Newly re-elected to a second term as the NWT’s MP, Michael McLeod told Cabin Radio he will seek a post in Justin Trudeau’s next cabinet.
McLeod has voiced that ambition ever since his first federal election campaign in 2015, but was overlooked for the past four years. He restated his desire for a cabinet post in the build-up to this year’s election, and returned to the topic as he emerged victorious on Monday.
“I’m hoping the prime minister will look my way,” McLeod said immediately after broadcasters began projecting his victory.
“I’ve indicated, loud and clear, that I’m available.”
McLeod’s chances of securing a cabinet berth may be improved by the Liberals’ otherwise unremarkable showing west of Ontario.
McLeod and Yukon neighbour Larry Bagnell – narrowly re-elected on Monday – are joined by just a handful of Liberal MPs voted into office from western Canada. Not a single Liberal was elected in either Alberta or Saskatchewan. As of midnight, 11 Liberals were leading in British Columbia and four in Manitoba.
Meanwhile, McLeod is one of six Indigenous Liberal candidates to be successful on Monday, joining Vance Badawey, Jaime Battiste, Yvonne Jones, Marc Serré, and Dan Vandal.
While Dominic LeBlanc, the most recent permanent northern affairs minister, has received rave reviews from McLeod’s brother – outgoing Premier of the NWT Bob McLeod – the federal government has a woeful track record of appointing northerners to the role, and could look to McLeod to correct that.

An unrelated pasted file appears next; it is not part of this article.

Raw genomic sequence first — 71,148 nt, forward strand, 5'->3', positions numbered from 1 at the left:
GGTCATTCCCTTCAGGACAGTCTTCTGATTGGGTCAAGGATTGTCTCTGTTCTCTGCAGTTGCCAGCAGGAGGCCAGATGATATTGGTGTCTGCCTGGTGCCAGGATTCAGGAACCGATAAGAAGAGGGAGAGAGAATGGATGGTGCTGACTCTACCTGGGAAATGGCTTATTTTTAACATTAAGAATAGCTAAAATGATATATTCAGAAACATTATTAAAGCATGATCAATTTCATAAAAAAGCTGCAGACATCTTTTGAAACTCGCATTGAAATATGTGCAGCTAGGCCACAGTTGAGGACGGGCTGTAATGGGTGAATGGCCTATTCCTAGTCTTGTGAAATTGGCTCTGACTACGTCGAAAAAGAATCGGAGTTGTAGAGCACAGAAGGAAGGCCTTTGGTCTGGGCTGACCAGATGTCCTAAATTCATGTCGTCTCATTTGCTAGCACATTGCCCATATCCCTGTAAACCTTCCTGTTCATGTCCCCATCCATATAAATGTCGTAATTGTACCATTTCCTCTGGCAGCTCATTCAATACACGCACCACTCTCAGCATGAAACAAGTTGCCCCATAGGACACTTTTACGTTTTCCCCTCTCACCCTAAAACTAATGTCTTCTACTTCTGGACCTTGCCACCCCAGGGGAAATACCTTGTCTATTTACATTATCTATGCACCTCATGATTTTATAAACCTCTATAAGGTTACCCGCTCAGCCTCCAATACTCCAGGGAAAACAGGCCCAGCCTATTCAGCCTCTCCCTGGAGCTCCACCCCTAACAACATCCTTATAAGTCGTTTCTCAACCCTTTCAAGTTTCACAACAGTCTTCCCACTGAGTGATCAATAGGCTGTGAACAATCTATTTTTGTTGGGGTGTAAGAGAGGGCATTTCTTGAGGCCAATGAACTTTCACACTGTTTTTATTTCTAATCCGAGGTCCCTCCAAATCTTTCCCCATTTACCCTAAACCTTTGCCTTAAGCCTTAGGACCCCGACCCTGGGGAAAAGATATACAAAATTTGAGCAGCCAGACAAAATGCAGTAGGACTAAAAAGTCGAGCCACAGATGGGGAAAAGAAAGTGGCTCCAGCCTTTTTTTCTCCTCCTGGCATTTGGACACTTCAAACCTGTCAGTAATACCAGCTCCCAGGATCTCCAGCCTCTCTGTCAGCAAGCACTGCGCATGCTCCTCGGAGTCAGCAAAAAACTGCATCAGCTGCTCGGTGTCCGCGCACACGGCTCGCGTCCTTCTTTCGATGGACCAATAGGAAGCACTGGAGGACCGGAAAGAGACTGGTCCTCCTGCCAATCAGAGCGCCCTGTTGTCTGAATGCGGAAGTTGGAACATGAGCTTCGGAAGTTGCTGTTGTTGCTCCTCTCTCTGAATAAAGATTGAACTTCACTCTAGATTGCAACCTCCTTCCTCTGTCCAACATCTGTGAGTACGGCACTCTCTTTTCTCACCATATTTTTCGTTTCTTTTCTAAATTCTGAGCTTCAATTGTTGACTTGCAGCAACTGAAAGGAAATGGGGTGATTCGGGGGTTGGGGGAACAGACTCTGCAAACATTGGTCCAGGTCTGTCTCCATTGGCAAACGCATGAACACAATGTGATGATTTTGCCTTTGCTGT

Of the 28 federal ministers to have held a portfolio with the word “northern” in it since 1953, not one was either born in the North or represented a northern riding.
However, McLeod’s chances could be hurt if Trudeau – heading up a minority government – decides to trade some cabinet posts in return for the support of a party such as the NDP, which is not without precedent.
McLeod won re-election with a 40-percent share of the vote on Monday, outstripping Conservative Yanik D’Aigle by 14 percent. Though the result trimmed back his 48-percent share from 2015, McLeod considered it proof residents had approved of his actions as a first-term MP.
“We’ve seen really good investment and made a lot of progress on many fronts, especially with some of the Indigenous governments and the municipalities,” McLeod told supporters in a victory speech at Yellowknife’s Chateau Nova Hotel.
Bob McLeod watched his brother’s victory speech. Emelie Peacock/Cabin Radio
“We’ve put the North back on the radar, I believe.
“It’s one of the first times that I’ve seen so much cooperation between the federal government, the Government of the Northwest Territories, Indigenous governments, and municipal governments.
“The trick is to keep everybody happy, and that’s not always the easiest thing when your brother’s the premier,” he joked.
In his speech, McLeod said the cost of living, clean power, improving northerners’ quality of life, and “ensuring our youth have a bright future ahead of them” would be his priorities for the next four years.
Emelie Peacock contributed reporting.